To comply with HIPAA, a counterparty agreement must include a description of the uses and declarations of PHI authorized and required by the counterparty. The counterparty agreement must also require, among other things, that the counterparty: HIPAA requires that a covered company enter into a HIPAA-compliant counterparty agreement with all counterparties. In addition, all counterparties must enter into HIPAA-compliant counterparty contracts with subcontractors who perform certain functions and have access to the covered company`s PHI. 3. the implementation and implementation of written counterparty contracts with registered companies that, for the most part, require the counterparty to respect PHI`s privacy; Limit the use or disclosure of PHI by the counterparty for purposes approved by the entity concerned; and help affected organizations respond to patient requests for their PHIs. (45 CFR 164.308 (b), 164.314 (a), 164,502 (e) and 164,504 (e)). For more information on partnership agreements, see the attached checklist for HIPAA Business Association Agreements. If the entity in question discloses to the counterparty only a “limited data set,” the parties may execute a data use agreement instead of a full counterparty agreement. CFR 164.514 ( e)). Business Associate Agreements (BAAs) is an essential part of any effective HIPAA compliance program. But understanding what a good BAA should and shouldn`t contain is not as intuitive as understanding that you need it. Counterparts who violate HIPAA may be fined between $100 and more than $50,000 per violation.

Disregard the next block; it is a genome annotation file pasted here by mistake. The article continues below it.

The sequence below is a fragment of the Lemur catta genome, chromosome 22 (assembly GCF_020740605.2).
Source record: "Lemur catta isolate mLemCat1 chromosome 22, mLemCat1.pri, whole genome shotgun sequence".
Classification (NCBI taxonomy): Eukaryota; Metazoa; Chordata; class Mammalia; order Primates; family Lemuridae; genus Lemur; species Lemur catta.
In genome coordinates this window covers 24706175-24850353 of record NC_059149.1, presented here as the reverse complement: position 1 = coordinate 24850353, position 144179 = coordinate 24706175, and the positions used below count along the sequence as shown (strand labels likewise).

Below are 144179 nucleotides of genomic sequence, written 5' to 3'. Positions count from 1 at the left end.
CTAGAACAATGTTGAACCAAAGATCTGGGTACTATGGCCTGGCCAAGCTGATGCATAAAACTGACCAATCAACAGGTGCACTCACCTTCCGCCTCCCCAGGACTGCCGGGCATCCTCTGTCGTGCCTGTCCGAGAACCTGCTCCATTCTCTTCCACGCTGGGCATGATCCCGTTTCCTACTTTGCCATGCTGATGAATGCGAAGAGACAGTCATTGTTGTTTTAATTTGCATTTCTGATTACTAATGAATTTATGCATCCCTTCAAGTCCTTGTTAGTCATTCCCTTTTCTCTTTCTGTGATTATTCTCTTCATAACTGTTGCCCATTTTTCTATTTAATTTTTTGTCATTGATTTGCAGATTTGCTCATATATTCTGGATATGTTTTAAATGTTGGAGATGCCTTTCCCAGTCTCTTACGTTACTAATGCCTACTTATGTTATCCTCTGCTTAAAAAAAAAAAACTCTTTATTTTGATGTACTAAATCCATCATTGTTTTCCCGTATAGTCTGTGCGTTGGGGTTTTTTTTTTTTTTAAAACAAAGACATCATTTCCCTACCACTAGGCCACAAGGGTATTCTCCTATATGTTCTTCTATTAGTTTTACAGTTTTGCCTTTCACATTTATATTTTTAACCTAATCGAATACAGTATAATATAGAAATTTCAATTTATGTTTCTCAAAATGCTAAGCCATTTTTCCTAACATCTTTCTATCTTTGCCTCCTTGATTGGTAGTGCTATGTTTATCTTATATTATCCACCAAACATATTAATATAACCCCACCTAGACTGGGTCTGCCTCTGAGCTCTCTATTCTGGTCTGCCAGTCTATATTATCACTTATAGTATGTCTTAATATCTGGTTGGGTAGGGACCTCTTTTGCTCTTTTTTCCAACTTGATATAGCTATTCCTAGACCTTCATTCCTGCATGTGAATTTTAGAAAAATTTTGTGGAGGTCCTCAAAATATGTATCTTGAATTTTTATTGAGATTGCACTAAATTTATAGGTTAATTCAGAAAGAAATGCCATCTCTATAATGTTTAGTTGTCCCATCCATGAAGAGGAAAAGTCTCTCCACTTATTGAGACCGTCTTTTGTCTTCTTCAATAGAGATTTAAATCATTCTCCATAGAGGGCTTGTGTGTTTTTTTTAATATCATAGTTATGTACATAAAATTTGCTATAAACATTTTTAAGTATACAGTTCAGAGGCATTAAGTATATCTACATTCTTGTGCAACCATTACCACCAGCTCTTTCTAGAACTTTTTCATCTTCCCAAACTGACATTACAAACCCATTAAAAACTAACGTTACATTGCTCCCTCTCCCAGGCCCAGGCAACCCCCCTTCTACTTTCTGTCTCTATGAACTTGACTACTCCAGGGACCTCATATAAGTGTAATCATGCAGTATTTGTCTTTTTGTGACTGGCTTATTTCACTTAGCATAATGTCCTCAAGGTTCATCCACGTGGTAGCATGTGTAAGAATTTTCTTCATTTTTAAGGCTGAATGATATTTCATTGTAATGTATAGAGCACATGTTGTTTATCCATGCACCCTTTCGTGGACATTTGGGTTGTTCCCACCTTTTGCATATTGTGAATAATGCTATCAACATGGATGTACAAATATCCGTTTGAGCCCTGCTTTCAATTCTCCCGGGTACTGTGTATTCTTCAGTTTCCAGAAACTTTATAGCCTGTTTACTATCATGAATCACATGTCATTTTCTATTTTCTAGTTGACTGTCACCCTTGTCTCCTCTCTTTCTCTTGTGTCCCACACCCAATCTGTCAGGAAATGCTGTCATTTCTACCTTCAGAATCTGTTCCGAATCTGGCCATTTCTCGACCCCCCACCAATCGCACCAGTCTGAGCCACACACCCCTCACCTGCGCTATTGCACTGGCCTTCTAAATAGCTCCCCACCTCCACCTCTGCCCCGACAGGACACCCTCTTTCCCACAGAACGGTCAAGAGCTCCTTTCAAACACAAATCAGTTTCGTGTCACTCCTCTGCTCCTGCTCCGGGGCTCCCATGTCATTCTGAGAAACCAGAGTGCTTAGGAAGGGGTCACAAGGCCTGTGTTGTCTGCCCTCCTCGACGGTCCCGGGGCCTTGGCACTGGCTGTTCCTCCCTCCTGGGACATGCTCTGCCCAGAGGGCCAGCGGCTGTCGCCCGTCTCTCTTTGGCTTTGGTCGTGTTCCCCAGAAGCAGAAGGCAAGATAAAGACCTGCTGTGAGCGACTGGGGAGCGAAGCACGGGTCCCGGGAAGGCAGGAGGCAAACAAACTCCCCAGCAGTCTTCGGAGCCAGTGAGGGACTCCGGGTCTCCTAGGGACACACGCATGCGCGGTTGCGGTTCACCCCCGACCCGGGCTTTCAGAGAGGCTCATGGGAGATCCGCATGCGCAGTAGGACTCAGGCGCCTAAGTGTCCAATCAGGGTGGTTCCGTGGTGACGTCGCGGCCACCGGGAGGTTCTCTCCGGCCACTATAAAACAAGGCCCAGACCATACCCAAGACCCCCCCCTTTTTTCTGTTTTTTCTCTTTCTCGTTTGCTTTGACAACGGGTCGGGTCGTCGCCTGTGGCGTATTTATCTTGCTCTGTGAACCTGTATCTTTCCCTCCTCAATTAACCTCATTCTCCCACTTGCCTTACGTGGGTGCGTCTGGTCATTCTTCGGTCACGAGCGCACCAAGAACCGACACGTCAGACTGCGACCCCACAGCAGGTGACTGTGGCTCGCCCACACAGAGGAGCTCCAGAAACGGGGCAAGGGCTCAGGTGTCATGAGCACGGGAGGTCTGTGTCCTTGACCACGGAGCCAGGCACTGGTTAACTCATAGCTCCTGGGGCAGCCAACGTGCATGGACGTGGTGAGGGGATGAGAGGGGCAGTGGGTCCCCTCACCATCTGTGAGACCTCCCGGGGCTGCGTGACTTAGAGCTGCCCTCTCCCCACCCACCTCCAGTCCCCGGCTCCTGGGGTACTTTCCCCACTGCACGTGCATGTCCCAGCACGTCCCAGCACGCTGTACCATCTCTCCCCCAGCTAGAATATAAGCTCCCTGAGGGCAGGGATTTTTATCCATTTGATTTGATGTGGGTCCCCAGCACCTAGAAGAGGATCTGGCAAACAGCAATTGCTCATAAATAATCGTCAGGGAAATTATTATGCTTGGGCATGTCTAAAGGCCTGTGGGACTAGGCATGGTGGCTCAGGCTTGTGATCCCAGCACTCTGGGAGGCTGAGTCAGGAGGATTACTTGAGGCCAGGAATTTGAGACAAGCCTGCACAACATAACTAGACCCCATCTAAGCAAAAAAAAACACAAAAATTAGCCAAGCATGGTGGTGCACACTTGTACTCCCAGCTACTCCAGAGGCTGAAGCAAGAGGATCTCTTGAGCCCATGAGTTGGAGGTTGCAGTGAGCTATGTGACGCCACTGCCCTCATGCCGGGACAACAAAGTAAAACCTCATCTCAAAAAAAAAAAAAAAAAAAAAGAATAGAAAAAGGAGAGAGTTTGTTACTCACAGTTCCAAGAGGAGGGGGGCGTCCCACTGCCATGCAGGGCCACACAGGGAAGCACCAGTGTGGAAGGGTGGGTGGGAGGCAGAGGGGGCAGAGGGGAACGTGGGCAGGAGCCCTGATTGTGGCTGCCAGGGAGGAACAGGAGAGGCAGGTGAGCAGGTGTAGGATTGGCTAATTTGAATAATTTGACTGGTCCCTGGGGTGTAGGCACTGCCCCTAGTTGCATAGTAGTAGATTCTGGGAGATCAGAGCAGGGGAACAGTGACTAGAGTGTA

CFR 160.404). If the violation is the result of intentional negligence, the Office of Civil Rights (“OCR”) must impose a fine of at least $10,000 per violation. (Id.) If the trading partner has intentionally issued and does not correct the violation within 30 days, the OCR must impose a fine of at least $50,000 per violation. (Id.) A single offence can result in many offences. For example, the loss of a laptop containing hundreds of PHI patients can represent hundreds of offenses. Similarly, every day when a covered company or counterparty does not implement a necessary directive is a separate offence. CFR 160.406). In addition to regulatory sanctions, counterparties that do not comply with counterparty agreements may also be held liable for contractual damages and/or compensation requirements in the counterparty agreement. To be simple, a business partner is a person or organization that interacts with PHI through a covered entity or other business partner.

(78 FR 5572, highlighted). Note that the predicted analysis applies to data storage companies that have “access” to the PHI. Unless we receive conflicting instructions from HHS, there is a fairly strong argument that business partner requirements do not apply and should not apply to entities that manage encrypted PIs if the entity does not have the encryption key. The HHS rule for reporting violations assumes that encrypted data is secure. (See OCR`s guide to www.hhs.gov/ocr/privacy/hipaa/administrative/breachnotificationrule/brguidance.html). Therefore, it would be logical to think that the maintenance of encrypted data without the key should not trigger counterparty obligations. Conclusion and caution. I hope that companies that are not HIPAA`s “business partners” will avoid the status of a trading partner and the commitments associated with it.